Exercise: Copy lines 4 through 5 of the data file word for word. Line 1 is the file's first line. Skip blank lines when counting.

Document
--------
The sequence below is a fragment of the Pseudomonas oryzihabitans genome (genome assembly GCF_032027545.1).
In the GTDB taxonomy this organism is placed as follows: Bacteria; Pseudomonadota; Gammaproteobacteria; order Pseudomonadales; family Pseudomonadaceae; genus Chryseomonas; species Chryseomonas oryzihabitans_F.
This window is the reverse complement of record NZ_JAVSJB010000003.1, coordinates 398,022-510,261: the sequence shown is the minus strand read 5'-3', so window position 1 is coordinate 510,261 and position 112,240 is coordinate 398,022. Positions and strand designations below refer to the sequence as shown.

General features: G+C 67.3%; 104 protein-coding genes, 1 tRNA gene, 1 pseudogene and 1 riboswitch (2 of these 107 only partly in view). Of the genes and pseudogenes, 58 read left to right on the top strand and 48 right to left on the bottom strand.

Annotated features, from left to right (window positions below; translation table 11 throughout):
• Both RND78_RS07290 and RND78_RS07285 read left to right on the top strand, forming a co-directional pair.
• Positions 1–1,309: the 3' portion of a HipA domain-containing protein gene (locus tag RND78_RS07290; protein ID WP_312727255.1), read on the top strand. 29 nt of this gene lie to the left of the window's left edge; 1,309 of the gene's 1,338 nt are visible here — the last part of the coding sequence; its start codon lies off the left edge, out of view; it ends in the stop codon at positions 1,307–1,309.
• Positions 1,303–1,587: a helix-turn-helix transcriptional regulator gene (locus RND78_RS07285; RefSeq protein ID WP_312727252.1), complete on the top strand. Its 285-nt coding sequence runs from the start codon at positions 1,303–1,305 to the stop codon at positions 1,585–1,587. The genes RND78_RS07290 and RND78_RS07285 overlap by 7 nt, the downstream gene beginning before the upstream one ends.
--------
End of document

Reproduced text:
General features: G+C 67.3%; 104 protein-coding genes, 1 tRNA gene, 1 pseudogene and 1 riboswitch (2 of these 107 only partly in view). Of the genes and pseudogenes, 58 read left to right on the top strand and 48 right to left on the bottom strand.

Annotated features, from left to right (window positions below; translation table 11 throughout):